MITRE ATT&CK™

How to Use the MITRE ATT&CK® Framework and the Lockheed Martin Cyber Kill Chain Together

November 11, 2020 by Howard Poston

What is the Lockheed Martin Cyber Kill Chain?

The Lockheed Martin Cyber Kill Chain is the first attempt to describe the structure and lifecycle of a cyberattack.  It breaks a cyberattack into seven discrete stages.

The seven stages of the Cyber Kill Chain are:

  • Reconnaissance: The reconnaissance phase of a cyberattack is focused on learning as much as possible about the target.  This can include the use of open-source intelligence (websites, social media, etc.) and active investigation of the target environment.
  • Weaponization: The goal of the reconnaissance phase is to discover a potential attack vector, and weaponization is intended to develop a method of exploiting a discovered weakness.  This may include development of custom malware, crafting a phishing email, etc.
  • Delivery: The delivery stage involves setting up the target for exploitation.  This could be as simple as clicking send on a phishing email or may involve a complicated process of getting the right person at the right place at the right time.
  • Exploitation: The exploitation phase is when the attacker takes advantage of the discovered weakness to gain access to the target environment.  This may involve exploiting a vulnerability in a webserver, a user enabling macros on a malicious document, etc.
  • Installation: The goal of a cyberattack is to gain a foothold on the target network.  Once the identified vulnerability has been exploited, an attacker should be able to install and execute malware on the target system.
  • Command and Control: A great deal of malware is designed to be interactive, receiving instructions from its creator and/or sending data to them.  Establishing a channel for these communications is the next stage in the process.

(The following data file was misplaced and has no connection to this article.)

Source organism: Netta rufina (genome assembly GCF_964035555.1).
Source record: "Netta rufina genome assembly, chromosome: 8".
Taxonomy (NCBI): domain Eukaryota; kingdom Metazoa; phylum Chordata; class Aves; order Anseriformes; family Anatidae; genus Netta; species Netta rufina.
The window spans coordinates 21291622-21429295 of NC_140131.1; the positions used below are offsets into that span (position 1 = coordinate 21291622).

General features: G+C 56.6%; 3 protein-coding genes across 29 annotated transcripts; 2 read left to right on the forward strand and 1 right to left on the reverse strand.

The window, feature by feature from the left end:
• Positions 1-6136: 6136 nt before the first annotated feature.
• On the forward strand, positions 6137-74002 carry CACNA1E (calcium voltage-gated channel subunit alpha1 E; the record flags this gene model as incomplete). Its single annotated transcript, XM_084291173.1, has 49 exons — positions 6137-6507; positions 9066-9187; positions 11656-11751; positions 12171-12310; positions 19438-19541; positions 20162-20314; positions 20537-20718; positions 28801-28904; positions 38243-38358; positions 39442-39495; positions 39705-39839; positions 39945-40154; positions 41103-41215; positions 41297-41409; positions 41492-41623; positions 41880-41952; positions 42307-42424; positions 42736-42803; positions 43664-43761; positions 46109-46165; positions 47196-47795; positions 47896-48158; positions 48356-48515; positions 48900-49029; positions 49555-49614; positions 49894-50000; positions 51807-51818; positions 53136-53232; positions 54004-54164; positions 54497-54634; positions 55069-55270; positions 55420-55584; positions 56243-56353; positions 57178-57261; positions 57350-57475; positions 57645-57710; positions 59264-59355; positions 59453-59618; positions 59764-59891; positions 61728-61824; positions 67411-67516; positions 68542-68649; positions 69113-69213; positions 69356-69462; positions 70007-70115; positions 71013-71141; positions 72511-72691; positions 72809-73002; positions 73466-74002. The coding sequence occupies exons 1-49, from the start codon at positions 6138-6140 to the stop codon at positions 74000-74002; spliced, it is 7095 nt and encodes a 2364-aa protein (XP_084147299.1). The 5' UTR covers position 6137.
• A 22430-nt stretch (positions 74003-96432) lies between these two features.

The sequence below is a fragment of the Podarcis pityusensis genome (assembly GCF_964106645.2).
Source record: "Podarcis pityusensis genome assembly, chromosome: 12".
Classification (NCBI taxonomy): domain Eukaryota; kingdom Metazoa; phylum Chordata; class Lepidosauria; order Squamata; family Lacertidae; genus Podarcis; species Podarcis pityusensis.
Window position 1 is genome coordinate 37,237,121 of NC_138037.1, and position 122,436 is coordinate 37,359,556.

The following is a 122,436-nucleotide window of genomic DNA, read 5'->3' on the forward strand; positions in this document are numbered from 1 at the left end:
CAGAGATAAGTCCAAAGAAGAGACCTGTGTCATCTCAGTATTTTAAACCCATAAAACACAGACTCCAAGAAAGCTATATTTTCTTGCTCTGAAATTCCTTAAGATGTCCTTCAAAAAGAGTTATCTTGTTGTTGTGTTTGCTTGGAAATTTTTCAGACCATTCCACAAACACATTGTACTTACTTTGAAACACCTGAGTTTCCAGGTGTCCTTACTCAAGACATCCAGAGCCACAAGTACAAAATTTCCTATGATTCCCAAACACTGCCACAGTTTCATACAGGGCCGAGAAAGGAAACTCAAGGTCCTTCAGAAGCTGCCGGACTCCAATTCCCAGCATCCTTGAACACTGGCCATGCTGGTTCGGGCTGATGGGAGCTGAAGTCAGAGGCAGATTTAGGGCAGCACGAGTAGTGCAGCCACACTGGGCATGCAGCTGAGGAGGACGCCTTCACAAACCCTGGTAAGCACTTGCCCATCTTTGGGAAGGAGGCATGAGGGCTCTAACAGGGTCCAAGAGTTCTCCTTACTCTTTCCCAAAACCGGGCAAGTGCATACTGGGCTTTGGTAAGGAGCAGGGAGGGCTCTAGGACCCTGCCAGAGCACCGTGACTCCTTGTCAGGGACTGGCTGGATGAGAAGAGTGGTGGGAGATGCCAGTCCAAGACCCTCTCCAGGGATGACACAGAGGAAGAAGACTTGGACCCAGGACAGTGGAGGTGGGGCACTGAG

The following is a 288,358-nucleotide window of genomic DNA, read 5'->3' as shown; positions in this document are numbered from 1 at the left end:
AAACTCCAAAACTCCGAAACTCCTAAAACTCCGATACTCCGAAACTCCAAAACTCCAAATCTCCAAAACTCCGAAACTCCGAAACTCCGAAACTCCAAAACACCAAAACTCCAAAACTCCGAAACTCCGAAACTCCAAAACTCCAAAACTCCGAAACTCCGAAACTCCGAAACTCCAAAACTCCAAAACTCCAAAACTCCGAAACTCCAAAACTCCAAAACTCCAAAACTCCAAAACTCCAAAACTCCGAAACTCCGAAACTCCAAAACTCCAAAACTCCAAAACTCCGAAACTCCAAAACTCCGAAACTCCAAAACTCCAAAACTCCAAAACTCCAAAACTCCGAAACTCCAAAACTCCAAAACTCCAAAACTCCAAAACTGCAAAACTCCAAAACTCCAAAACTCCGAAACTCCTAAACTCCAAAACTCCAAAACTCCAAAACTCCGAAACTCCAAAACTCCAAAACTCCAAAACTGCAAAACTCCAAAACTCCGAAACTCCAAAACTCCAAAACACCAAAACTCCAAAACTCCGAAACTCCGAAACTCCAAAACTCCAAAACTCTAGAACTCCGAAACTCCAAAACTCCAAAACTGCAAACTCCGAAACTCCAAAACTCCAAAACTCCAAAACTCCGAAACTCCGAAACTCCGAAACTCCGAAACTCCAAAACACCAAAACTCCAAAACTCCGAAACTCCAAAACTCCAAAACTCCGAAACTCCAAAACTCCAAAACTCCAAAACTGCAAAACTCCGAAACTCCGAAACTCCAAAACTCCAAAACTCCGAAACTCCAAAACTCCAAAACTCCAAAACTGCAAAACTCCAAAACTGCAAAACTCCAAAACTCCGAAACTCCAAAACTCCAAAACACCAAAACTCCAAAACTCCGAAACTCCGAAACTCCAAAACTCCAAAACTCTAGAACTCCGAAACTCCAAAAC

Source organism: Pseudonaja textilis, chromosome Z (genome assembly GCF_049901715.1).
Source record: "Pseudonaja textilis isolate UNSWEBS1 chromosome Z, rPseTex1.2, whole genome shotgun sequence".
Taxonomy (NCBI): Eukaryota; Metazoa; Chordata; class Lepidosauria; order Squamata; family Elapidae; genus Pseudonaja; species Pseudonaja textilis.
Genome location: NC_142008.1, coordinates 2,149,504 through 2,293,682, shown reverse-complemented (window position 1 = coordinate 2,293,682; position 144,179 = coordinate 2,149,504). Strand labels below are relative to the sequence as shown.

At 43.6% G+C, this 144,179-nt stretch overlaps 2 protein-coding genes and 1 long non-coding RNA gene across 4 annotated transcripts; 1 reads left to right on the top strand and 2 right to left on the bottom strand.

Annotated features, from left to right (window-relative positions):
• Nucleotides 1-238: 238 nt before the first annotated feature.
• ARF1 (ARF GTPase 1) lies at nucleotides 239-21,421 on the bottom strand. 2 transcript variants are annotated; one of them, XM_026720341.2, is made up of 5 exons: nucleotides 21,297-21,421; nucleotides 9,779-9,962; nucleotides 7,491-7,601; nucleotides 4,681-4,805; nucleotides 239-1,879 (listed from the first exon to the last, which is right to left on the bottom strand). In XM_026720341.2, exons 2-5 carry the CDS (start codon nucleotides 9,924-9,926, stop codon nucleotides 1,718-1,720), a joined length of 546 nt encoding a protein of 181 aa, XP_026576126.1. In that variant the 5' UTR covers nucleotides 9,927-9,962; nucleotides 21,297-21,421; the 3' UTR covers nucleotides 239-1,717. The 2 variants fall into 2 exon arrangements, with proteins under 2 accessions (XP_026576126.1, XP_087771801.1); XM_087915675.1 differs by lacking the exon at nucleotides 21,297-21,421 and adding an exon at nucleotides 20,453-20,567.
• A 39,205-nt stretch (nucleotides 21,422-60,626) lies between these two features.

• Action on Objectives: So far, the stages of the Cyber Kill Chain have focused on granting an attacker access to a target environment.  This final stage includes everything that an attacker will do to move from initial access to achieving their final objectives.

What are the similarities between the Lockheed Martin Cyber Kill Chain and the MITRE ATT&CK Framework?

The MITRE ATT&CK ® framework’s collection of Tactics are based upon the lifecycle of a cyberattack, which was first outlined in the Lockheed Martin Cyber Kill Chain.  These Tactics describe different goals that an attacker may need to achieve as they perform their attacks.

Different MITRE ATT&CK matrices are focused on different stages of the Lockheed Martin Cyber Kill Chain:

  • PRE-ATT&CK: Reconnaissance and Weaponization
  • Enterprise and Mobile: Delivery, Exploitation, Installation, Command and Control, and Actions on Objectives

What are the differences between the Lockheed Martin Cyber Kill Chain and the MITRE ATT&CK Framework?

The MITRE ATT&CK Framework and the Lockheed Martin Cyber Kill Chain are both designed to describe how an adversary could carry out a cyberattack.  However, the two tools differ in several ways:

  • Depth: The Cyber Kill Chain is designed to outline the stages of the cyberattack lifecycle.  MITRE ATT&CK’s Tactics loosely map to these stages, but MITRE ATT&CK goes deeper to describe the methods by which an attacker could meet the goals of a particular stage.
  • Coverage: The Cyber Kill Chain maps the complete lifecycle of a cyberattack.  MITRE ATT&CK breaks this into multiple matrices (i.e. PRE-ATT&CK and Enterprise).
  • Stages: The Cyber Kill Chain outlines seven stages of a cyberattack.  MITRE ATT&CK’s Enterprise matrix alone includes fourteen Tactics that fit into the last five stages of the Cyber Kill Chain.
  • Ordering: The Cyber Kill Chain has a defined order, where adversaries are expected to move linearly from one phase to another.  The MITRE ATT&CK Framework is deliberately unordered to acknowledge that an adversary may move through Tactics out of order, skip some Tactics, and revisit some Tactics multiple times throughout the course of an attack.

Sources

  1. https://attack.mitre.org/resources/faq/
  2. https://www.lockheedmartin.com/en-us/capabilities/cyber/cyber-kill-chain.html
  3. https://attack.mitre.org/matrices/enterprise/
Posted: November 11, 2020
Articles Author
Howard Poston
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Howard Poston is a cybersecurity researcher with a background in blockchain, cryptography and malware analysis. He has a master’s degree in Cyber Operations from the Air Force Institute of Technology and two years of experience in cybersecurity research and development at Sandia National Labs. He currently works as a freelance consultant providing training and content creation for cyber and blockchain security.

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